This is the seventh part of my syslog-ng tutorial. Last time, we learned about syslog-ng destinations and the log path. Today, we learn about syslog-ng network logging. At the end of the session, we will send test messages to a syslog-ng network source.
You can watch the video or read the text below.
YouTube link: https://youtu.be/Tp6bnUx7uH4
When it comes to syslog, most people still think about RFC3164, which is also often called legacy syslog. It is old, not really well-standardized, as it just tries to describe existing practice. Still, most syslog messages arrive in this format.
A typical RFC3164 syslog message looks like this:
<123>Aug 1 10:28:22 host syslog-ng: syslog-ng starting up; version=’4.0.1′
It has three parts: <PRI>HEADERS: MESSAGE
- <PRI> is calculated from facility (which is the category of the sender application) and severity (which declares the importance of the message). This information is used sometimes for filtering log messages, but normally does not appear in log messages saved to files.
- HEADERS include a timestamp, a hostname, and often a program name and related process ID: Aug 1 10:28:22 host syslog-ng:
- The rest of the line is the actual message. For example: syslog-ng starting up; version=’4.0.1′
RFC5424 is a well-standardized format for syslog messages, right from the beginning. It has a more precise timestamp, and can forward name-value pairs. However, it is not widely used.
What we can see a lot more often is that if someone wants to forward name-value pairs between syslog servers, they use a legacy RFC3164 syslog header, and a JSON formatted message part.
Modes of operation
When it comes to collecting log messages over a network, syslog-ng has three modes of operation:
- Client mode: syslog-ng is collecting logs from the client and sending them to the central server directly or through a relay.
- Relay mode: syslog-ng is collecting logs from clients through the network and sending them to the central server directly or through another relay.
- Server mode: syslog-ng is collecting logs from clients and / or relays and storing them either locally or in a non-syslog destination-driver.
Of course, in the real world, these modes are not so strictly separated. I mean, some relays might both store and forward log messages.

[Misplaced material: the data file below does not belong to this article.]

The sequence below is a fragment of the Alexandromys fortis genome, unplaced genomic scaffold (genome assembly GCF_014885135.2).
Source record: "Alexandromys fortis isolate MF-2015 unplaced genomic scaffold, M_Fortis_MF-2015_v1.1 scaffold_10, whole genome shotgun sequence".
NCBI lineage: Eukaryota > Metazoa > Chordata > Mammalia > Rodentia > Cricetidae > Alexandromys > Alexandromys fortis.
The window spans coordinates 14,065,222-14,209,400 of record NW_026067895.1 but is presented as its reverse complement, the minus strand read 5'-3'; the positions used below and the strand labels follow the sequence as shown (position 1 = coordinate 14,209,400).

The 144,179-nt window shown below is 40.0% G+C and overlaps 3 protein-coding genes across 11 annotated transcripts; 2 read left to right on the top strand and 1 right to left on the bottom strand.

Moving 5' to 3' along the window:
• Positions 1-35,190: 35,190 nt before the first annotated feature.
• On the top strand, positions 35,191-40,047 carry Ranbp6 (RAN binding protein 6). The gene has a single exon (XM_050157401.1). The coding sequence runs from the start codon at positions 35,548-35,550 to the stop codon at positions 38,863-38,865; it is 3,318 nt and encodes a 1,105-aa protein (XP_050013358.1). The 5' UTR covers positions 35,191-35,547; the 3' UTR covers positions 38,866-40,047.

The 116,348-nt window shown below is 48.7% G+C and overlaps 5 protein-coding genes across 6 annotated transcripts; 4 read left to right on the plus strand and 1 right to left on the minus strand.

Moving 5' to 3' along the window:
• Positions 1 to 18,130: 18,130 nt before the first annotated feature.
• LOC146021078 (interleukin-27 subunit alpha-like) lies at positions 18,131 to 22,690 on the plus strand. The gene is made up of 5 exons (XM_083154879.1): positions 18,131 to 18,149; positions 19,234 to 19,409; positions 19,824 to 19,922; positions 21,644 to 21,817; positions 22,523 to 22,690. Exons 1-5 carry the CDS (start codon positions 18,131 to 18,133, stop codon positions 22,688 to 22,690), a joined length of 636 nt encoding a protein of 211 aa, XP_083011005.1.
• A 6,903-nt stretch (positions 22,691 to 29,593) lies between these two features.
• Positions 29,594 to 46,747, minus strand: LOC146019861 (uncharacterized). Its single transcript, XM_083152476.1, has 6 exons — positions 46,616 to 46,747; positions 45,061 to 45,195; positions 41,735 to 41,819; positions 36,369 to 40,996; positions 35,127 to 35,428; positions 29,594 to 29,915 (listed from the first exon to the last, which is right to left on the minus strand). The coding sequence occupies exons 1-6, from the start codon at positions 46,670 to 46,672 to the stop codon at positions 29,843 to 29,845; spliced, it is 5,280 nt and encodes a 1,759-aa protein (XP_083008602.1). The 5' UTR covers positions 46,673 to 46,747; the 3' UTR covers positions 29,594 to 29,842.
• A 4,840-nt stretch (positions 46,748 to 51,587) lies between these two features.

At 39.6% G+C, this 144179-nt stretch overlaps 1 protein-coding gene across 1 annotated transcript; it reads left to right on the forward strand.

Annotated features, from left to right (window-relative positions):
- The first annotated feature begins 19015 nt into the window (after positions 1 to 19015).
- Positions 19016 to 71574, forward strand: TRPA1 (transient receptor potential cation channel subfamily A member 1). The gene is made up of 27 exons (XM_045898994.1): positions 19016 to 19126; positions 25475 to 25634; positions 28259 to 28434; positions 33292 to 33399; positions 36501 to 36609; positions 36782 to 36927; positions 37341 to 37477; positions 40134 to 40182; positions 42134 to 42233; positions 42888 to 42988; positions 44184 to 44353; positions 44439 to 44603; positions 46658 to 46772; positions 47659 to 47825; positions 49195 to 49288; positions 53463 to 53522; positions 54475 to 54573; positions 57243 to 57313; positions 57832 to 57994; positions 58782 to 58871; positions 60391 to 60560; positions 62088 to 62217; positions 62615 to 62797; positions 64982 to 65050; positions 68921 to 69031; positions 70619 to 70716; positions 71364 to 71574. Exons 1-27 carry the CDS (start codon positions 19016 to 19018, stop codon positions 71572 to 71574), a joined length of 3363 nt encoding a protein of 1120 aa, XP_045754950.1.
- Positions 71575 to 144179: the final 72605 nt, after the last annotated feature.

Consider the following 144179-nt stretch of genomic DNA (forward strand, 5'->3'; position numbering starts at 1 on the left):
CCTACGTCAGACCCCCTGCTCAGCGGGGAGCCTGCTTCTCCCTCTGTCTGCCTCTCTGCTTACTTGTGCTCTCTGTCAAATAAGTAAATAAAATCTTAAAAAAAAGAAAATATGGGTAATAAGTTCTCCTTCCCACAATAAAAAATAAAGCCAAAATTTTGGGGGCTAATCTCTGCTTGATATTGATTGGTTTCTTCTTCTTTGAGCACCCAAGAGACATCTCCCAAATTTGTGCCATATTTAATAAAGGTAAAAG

Relays have many important roles in a logging infrastructure. Many devices use UDP for log transport. UDP is an unreliable protocol, so you want to collect these log messages as close to the source as possible. Later, we will learn about message parsing, which can be resource-hungry. Using relays, you can distribute processing, so not everything has to be done at the central server.
Using relays can give structure and additional security to your logging infrastructure. You can install a relay for each department or site. This is especially important when the central server is at a remote location. Relays ensure that log messages leave clients immediately even if the central server is unavailable due to maintenance or network problems.
The following syslog-ng configuration implements a very simple syslog-ng server. Save this as netsource.conf on your test machine.
Stop the running syslog implementation and start syslog-ng with this configuration in the foreground with debug information enabled:
Using logger with a network source
From another terminal, you can now use the logger command to generate test messages. Note that the exact parameters of logger might be different on your system:
- -T: TCP
- -n: hostname or IP
- -P: port
- Log message
With syslog-ng started in the foreground and with debugging enabled, you should see the incoming log message on the screen. The file /var/log/fromnet should show your test message at the end.
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